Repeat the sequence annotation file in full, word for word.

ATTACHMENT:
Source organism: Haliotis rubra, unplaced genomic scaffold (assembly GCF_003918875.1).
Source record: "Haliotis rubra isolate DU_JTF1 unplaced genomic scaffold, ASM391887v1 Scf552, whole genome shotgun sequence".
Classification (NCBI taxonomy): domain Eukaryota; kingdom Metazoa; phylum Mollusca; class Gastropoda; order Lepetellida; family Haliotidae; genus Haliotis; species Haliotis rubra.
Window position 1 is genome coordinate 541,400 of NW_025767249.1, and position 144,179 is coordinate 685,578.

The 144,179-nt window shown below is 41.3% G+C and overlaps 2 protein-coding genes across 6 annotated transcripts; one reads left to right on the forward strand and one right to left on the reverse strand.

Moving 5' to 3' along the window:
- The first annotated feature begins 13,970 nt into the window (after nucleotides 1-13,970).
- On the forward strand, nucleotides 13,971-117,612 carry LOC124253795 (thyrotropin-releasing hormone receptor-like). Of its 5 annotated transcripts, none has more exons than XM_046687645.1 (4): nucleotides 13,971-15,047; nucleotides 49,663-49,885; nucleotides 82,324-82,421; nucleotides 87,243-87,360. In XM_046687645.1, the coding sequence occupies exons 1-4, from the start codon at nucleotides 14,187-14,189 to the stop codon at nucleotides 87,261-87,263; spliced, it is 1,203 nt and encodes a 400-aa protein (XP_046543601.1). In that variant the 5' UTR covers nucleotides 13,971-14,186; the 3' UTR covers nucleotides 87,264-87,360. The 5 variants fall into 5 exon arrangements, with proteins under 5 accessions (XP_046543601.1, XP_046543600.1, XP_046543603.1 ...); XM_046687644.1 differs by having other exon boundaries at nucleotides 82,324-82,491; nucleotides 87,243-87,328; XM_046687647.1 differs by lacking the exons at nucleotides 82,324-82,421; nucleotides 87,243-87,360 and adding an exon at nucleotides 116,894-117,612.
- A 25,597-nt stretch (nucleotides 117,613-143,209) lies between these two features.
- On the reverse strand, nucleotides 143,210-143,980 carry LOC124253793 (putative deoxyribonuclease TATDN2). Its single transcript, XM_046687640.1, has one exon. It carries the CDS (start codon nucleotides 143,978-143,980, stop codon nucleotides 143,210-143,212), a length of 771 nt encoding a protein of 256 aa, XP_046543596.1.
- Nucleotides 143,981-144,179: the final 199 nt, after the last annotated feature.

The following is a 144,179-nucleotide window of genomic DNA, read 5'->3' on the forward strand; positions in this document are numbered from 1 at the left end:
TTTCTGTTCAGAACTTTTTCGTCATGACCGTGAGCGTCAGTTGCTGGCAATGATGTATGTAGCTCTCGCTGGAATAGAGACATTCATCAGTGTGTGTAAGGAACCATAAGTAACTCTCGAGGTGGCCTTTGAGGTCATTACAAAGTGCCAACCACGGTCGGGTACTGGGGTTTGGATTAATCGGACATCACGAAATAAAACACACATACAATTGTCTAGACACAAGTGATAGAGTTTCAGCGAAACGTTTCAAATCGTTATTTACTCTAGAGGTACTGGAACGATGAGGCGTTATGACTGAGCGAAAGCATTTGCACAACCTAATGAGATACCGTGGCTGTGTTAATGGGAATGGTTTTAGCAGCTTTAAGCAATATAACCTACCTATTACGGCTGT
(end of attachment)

Source organism: Haliotis rubra, unplaced genomic scaffold (assembly GCF_003918875.1).
Source record: "Haliotis rubra isolate DU_JTF1 unplaced genomic scaffold, ASM391887v1 Scf552, whole genome shotgun sequence".
Classification (NCBI taxonomy): domain Eukaryota; kingdom Metazoa; phylum Mollusca; class Gastropoda; order Lepetellida; family Haliotidae; genus Haliotis; species Haliotis rubra.
Window position 1 is genome coordinate 541,400 of NW_025767249.1, and position 144,179 is coordinate 685,578.

The 144,179-nt window shown below is 41.3% G+C and overlaps 2 protein-coding genes across 6 annotated transcripts; one reads left to right on the forward strand and one right to left on the reverse strand.

Moving 5' to 3' along the window:
- The first annotated feature begins 13,970 nt into the window (after nucleotides 1-13,970).
- On the forward strand, nucleotides 13,971-117,612 carry LOC124253795 (thyrotropin-releasing hormone receptor-like). Of its 5 annotated transcripts, none has more exons than XM_046687645.1 (4): nucleotides 13,971-15,047; nucleotides 49,663-49,885; nucleotides 82,324-82,421; nucleotides 87,243-87,360. In XM_046687645.1, the coding sequence occupies exons 1-4, from the start codon at nucleotides 14,187-14,189 to the stop codon at nucleotides 87,261-87,263; spliced, it is 1,203 nt and encodes a 400-aa protein (XP_046543601.1). In that variant the 5' UTR covers nucleotides 13,971-14,186; the 3' UTR covers nucleotides 87,264-87,360. The 5 variants fall into 5 exon arrangements, with proteins under 5 accessions (XP_046543601.1, XP_046543600.1, XP_046543603.1 ...); XM_046687644.1 differs by having other exon boundaries at nucleotides 82,324-82,491; nucleotides 87,243-87,328; XM_046687647.1 differs by lacking the exons at nucleotides 82,324-82,421; nucleotides 87,243-87,360 and adding an exon at nucleotides 116,894-117,612.
- A 25,597-nt stretch (nucleotides 117,613-143,209) lies between these two features.
- On the reverse strand, nucleotides 143,210-143,980 carry LOC124253793 (putative deoxyribonuclease TATDN2). Its single transcript, XM_046687640.1, has one exon. It carries the CDS (start codon nucleotides 143,978-143,980, stop codon nucleotides 143,210-143,212), a length of 771 nt encoding a protein of 256 aa, XP_046543596.1.
- Nucleotides 143,981-144,179: the final 199 nt, after the last annotated feature.

The following is a 144,179-nucleotide window of genomic DNA, read 5'->3' on the forward strand; positions in this document are numbered from 1 at the left end:
TTTCTGTTCAGAACTTTTTCGTCATGACCGTGAGCGTCAGTTGCTGGCAATGATGTATGTAGCTCTCGCTGGAATAGAGACATTCATCAGTGTGTGTAAGGAACCATAAGTAACTCTCGAGGTGGCCTTTGAGGTCATTACAAAGTGCCAACCACGGTCGGGTACTGGGGTTTGGATTAATCGGACATCACGAAATAAAACACACATACAATTGTCTAGACACAAGTGATAGAGTTTCAGCGAAACGTTTCAAATCGTTATTTACTCTAGAGGTACTGGAACGATGAGGCGTTATGACTGAGCGAAAGCATTTGCACAACCTAATGAGATACCGTGGCTGTGTTAATGGGAATGGTTTTAGCAGCTTTAAGCAATATAACCTACCTATTACGGCTGT